A new study by the US based Pew Research Center has found that as many as 4.8 million migrants were living undocumented across the EU in 2017. More than half of those are estimated to be living in the UK and Germany. However, even though news of undocumented migrants tends to dominate headlines and election campaigns, the analysis found that even if estimates are correct, those migrants without papers account for less than 1% of Europe’s total population. Benjamin Bathke reports
At least 3.9 million “immigrants without permission” – and possibly as many as 4.8 million – lived in Europe in 2017. According to a study published Wednesday by the Pew Research Center, half of them lived in Germany and the United Kingdom.
Pew, a Washington, D.C.-based think tank, said the number of unauthorized migrants grew starting in 2014, when about 3 to 3.7 million resided in Europe, and peaked in 2015/16 during the high point of arrivals when some 1.3 million, mostly from war-torn countries such as Syria, Iraq and Afghanistan, made their way to Europe.
The number of unauthorized immigrants living in Europe increased between 2014 and 2016, then leveled off to an estimated 3.9 million to 4.8 million in 2017, according to our new estimates. https://t.co/umacU5gVWE
— Pew Research Center (@pewresearch) November 14, 2019
“The surge of asylum seekers contributed to a higher number of unauthorized immigrants in many European countries,” said senior researcher Phillip Connor. “But unauthorized immigrants also include those who overstayed a visa or entered Europe illegally, many of whom migrated years ago.”
We’ve summarized the most important findings of the study.
Who’s counted as an “unauthorized immigrant”?
- Pew defines unauthorized immigrants as “people living in a country without citizenship and without residency permits,” which includes asylum seekers with a pending decision
- They are neither citizens of any EU nor European Free Trade Association (EFTA) country (Iceland, Liechtenstein, Norway and Switzerland)
- Most unauthorized immigrants entered an EU-EFTA country without authorization, overstayed a visa, failed to leave after being ordered to do so or have had their deportation temporarily stalled.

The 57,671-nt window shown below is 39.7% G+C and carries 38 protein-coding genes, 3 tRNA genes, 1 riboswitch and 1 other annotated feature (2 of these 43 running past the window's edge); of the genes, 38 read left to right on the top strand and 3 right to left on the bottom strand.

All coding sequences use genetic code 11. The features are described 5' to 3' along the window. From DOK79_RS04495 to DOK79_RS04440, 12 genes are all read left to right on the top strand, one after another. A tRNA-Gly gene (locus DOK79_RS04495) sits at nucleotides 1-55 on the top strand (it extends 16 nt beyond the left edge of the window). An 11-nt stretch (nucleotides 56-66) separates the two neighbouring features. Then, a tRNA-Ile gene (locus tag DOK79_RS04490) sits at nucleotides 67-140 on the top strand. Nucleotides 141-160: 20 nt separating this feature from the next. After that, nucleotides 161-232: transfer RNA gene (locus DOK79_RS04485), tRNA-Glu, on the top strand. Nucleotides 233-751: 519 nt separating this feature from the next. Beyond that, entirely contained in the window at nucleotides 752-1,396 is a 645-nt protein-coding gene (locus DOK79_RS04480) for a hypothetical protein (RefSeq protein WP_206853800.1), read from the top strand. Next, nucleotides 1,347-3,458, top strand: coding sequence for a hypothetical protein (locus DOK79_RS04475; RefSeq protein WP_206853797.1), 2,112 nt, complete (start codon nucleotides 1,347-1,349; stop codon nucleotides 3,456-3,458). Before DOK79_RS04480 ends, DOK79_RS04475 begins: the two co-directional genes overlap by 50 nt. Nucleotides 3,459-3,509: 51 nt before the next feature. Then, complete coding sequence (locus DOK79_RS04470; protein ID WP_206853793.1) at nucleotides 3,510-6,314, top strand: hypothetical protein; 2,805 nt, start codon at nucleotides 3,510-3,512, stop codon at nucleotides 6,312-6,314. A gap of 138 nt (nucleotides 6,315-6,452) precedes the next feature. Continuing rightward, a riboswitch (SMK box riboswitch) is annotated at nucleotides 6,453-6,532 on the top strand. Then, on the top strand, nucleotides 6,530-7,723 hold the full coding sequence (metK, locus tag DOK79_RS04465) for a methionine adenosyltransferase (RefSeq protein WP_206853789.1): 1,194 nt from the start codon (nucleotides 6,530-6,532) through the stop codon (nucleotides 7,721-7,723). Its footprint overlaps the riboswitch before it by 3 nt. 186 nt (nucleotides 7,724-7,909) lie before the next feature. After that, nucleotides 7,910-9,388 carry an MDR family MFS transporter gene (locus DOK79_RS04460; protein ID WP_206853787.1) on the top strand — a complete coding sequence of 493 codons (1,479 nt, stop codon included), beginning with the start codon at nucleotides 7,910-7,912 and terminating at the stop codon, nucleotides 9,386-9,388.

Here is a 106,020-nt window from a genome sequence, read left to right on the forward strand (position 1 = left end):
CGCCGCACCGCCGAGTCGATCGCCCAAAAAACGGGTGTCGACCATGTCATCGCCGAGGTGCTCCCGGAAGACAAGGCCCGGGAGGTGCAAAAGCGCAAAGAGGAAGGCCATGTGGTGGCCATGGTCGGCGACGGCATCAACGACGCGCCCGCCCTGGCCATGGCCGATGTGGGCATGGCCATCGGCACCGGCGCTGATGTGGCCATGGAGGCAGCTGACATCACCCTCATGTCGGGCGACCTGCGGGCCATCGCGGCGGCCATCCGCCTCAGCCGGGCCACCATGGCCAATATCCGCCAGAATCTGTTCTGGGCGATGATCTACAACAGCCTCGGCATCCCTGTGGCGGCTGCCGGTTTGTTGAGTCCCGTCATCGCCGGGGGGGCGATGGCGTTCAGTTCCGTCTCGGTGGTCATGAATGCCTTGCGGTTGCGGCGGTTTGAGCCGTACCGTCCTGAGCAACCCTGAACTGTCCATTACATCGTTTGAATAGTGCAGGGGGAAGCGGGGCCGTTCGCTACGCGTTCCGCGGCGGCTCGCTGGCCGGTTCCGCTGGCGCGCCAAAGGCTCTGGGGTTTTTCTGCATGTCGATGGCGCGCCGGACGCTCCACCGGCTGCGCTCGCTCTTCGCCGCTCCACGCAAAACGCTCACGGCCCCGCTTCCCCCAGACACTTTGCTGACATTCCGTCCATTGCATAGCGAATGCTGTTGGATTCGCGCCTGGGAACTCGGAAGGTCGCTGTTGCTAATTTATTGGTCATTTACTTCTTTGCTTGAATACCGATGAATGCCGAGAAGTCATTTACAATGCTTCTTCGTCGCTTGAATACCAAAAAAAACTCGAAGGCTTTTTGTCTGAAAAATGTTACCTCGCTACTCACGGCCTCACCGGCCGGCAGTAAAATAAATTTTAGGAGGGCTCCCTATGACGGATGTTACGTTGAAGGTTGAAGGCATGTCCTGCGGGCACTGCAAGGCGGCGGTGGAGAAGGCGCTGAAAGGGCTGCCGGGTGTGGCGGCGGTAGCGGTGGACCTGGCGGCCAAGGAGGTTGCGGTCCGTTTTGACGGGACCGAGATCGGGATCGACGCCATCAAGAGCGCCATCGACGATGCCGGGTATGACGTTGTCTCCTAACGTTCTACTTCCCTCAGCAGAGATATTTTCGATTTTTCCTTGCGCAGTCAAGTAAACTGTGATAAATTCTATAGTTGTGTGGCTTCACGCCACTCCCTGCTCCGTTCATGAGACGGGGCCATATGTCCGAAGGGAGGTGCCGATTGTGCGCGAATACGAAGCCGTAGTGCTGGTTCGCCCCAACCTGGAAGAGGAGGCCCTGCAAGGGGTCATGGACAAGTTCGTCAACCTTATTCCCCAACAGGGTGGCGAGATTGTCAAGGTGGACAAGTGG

How did things change from 2015 to 2017?
- In 2016, an estimated 4.1 to 5.3 million unauthorized migrants lived in Europe
- That year, central European countries closed the Balkan route that many migrants used to get to northern Europe
- Also in 2016, the EU-Turkey deal was signed, designed to keep millions of migrants in Turkey from coming to Europe
- By 2017 numbers were starting to decrease. At that point unauthorized migrants accounted for less than 1% of the continent’s total population of more than 500 million people.
Where do Europe’s unauthorized migrants live?
- Together, Germany, the UK, Italy and France were home to 70% of all unauthorized migrants in Europe in 2017
- About half of Europe’s unauthorized migrants are thought to be living in Germany and the UK
- Between 1 to 1.2 million unauthorized migrants were estimated to be living in Germany in 2017, a large number of them asylum seekers who arrived in 2015/16
- Roughly the same number – 800,000 to 1.2 million – lived in the UK, while 500,000 to 700,000 were in Italy and 300,000 to 400,000 in France
70% of Europe’s unauthorized immigrants live in four countries:
— John Gramlich (@johngramlich) November 13, 2019
Who makes up Germany’s irregular migrant population?
- 32% of those with no papers in 2017 came from non-EU countries in geographical Europe. (Mostly former eastern bloc countries)
- People from the Middle East and north Africa were in second place with 30%
- 22% of irregular migrants in Germany hailed from the Asia-Pacific region (inicluding Afghanistan and Pakistan)
- Sub-Saharan African countries accounted for 12%
- 3% came from North-, Central and South America
Which methodology did the center use?
- The findings are based on the latest available data from 32 European countries: all 28 EU member states as well as EFTA countries Norway, Switzerland, Iceland and Liechtenstein
- Most of the estimates are based on data from Eurostat, Europe’s statistics agency
© InfoMigrant/ With material from AP, dpa